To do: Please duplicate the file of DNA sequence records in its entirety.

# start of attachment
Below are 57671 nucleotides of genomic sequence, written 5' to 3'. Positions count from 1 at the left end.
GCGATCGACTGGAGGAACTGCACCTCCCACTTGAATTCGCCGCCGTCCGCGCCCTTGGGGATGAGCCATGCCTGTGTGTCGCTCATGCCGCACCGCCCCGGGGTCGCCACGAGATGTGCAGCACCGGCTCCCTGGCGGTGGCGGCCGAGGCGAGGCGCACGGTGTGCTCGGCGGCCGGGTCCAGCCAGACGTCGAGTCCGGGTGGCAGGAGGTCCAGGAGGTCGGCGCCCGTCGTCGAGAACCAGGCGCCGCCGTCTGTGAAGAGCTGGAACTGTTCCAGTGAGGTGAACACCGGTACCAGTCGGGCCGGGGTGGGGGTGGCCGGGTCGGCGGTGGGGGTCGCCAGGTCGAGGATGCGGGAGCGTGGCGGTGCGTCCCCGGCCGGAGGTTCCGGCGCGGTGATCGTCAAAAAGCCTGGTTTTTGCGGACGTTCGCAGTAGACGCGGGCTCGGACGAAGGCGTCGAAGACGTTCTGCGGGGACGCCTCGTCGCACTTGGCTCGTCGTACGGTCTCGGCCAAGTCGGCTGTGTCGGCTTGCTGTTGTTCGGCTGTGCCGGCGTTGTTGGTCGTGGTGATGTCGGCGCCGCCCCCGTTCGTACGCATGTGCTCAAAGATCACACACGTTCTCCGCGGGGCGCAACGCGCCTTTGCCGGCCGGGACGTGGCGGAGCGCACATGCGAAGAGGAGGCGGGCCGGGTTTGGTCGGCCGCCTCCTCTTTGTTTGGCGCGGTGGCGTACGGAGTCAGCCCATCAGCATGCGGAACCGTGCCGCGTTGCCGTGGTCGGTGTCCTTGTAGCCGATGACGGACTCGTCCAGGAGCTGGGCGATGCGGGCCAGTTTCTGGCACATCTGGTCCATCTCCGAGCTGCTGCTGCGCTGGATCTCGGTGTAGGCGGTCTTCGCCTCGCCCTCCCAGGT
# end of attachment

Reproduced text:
Below are 57671 nucleotides of genomic sequence, written 5' to 3'. Positions count from 1 at the left end.
GCGATCGACTGGAGGAACTGCACCTCCCACTTGAATTCGCCGCCGTCCGCGCCCTTGGGGATGAGCCATGCCTGTGTGTCGCTCATGCCGCACCGCCCCGGGGTCGCCACGAGATGTGCAGCACCGGCTCCCTGGCGGTGGCGGCCGAGGCGAGGCGCACGGTGTGCTCGGCGGCCGGGTCCAGCCAGACGTCGAGTCCGGGTGGCAGGAGGTCCAGGAGGTCGGCGCCCGTCGTCGAGAACCAGGCGCCGCCGTCTGTGAAGAGCTGGAACTGTTCCAGTGAGGTGAACACCGGTACCAGTCGGGCCGGGGTGGGGGTGGCCGGGTCGGCGGTGGGGGTCGCCAGGTCGAGGATGCGGGAGCGTGGCGGTGCGTCCCCGGCCGGAGGTTCCGGCGCGGTGATCGTCAAAAAGCCTGGTTTTTGCGGACGTTCGCAGTAGACGCGGGCTCGGACGAAGGCGTCGAAGACGTTCTGCGGGGACGCCTCGTCGCACTTGGCTCGTCGTACGGTCTCGGCCAAGTCGGCTGTGTCGGCTTGCTGTTGTTCGGCTGTGCCGGCGTTGTTGGTCGTGGTGATGTCGGCGCCGCCCCCGTTCGTACGCATGTGCTCAAAGATCACACACGTTCTCCGCGGGGCGCAACGCGCCTTTGCCGGCCGGGACGTGGCGGAGCGCACATGCGAAGAGGAGGCGGGCCGGGTTTGGTCGGCCGCCTCCTCTTTGTTTGGCGCGGTGGCGTACGGAGTCAGCCCATCAGCATGCGGAACCGTGCCGCGTTGCCGTGGTCGGTGTCCTTGTAGCCGATGACGGACTCGTCCAGGAGCTGGGCGATGCGGGCCAGTTTCTGGCACATCTGGTCCATCTCCGAGCTGCTGCTGCGCTGGATCTCGGTGTAGGCGGTCTTCGCCTCGCCCTCCCAGGT